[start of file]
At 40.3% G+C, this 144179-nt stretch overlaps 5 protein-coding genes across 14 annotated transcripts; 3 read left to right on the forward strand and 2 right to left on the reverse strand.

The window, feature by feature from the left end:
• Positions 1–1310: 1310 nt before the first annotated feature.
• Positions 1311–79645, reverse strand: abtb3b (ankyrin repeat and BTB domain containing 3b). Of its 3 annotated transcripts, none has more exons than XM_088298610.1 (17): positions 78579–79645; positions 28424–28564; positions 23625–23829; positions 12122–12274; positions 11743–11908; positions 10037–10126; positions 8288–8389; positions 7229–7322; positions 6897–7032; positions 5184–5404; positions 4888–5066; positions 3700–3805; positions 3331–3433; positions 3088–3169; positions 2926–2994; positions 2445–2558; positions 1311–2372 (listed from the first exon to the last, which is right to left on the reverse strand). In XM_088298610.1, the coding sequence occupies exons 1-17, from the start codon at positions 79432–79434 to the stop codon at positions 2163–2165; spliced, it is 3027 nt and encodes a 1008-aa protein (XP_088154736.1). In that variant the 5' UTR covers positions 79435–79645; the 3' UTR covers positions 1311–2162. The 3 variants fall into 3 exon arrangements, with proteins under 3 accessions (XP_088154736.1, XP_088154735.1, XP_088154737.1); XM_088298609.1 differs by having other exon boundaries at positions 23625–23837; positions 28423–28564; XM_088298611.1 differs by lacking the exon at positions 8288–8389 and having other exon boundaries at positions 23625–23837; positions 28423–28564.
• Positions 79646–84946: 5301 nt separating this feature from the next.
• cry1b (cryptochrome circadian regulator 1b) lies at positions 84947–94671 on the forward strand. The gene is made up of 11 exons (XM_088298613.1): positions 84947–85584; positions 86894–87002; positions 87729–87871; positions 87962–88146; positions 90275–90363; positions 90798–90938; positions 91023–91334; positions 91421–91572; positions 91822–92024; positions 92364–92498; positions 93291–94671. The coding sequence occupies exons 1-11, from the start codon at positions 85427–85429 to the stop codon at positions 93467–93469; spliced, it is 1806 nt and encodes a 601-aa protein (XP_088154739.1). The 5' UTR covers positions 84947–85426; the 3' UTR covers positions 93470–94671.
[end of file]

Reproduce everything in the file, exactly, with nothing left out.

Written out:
At 40.3% G+C, this 144179-nt stretch overlaps 5 protein-coding genes across 14 annotated transcripts; 3 read left to right on the forward strand and 2 right to left on the reverse strand.

The window, feature by feature from the left end:
• Positions 1–1310: 1310 nt before the first annotated feature.
• Positions 1311–79645, reverse strand: abtb3b (ankyrin repeat and BTB domain containing 3b). Of its 3 annotated transcripts, none has more exons than XM_088298610.1 (17): positions 78579–79645; positions 28424–28564; positions 23625–23829; positions 12122–12274; positions 11743–11908; positions 10037–10126; positions 8288–8389; positions 7229–7322; positions 6897–7032; positions 5184–5404; positions 4888–5066; positions 3700–3805; positions 3331–3433; positions 3088–3169; positions 2926–2994; positions 2445–2558; positions 1311–2372 (listed from the first exon to the last, which is right to left on the reverse strand). In XM_088298610.1, the coding sequence occupies exons 1-17, from the start codon at positions 79432–79434 to the stop codon at positions 2163–2165; spliced, it is 3027 nt and encodes a 1008-aa protein (XP_088154736.1). In that variant the 5' UTR covers positions 79435–79645; the 3' UTR covers positions 1311–2162. The 3 variants fall into 3 exon arrangements, with proteins under 3 accessions (XP_088154736.1, XP_088154735.1, XP_088154737.1); XM_088298609.1 differs by having other exon boundaries at positions 23625–23837; positions 28423–28564; XM_088298611.1 differs by lacking the exon at positions 8288–8389 and having other exon boundaries at positions 23625–23837; positions 28423–28564.
• Positions 79646–84946: 5301 nt separating this feature from the next.
• cry1b (cryptochrome circadian regulator 1b) lies at positions 84947–94671 on the forward strand. The gene is made up of 11 exons (XM_088298613.1): positions 84947–85584; positions 86894–87002; positions 87729–87871; positions 87962–88146; positions 90275–90363; positions 90798–90938; positions 91023–91334; positions 91421–91572; positions 91822–92024; positions 92364–92498; positions 93291–94671. The coding sequence occupies exons 1-11, from the start codon at positions 85427–85429 to the stop codon at positions 93467–93469; spliced, it is 1806 nt and encodes a 601-aa protein (XP_088154739.1). The 5' UTR covers positions 84947–85426; the 3' UTR covers positions 93470–94671.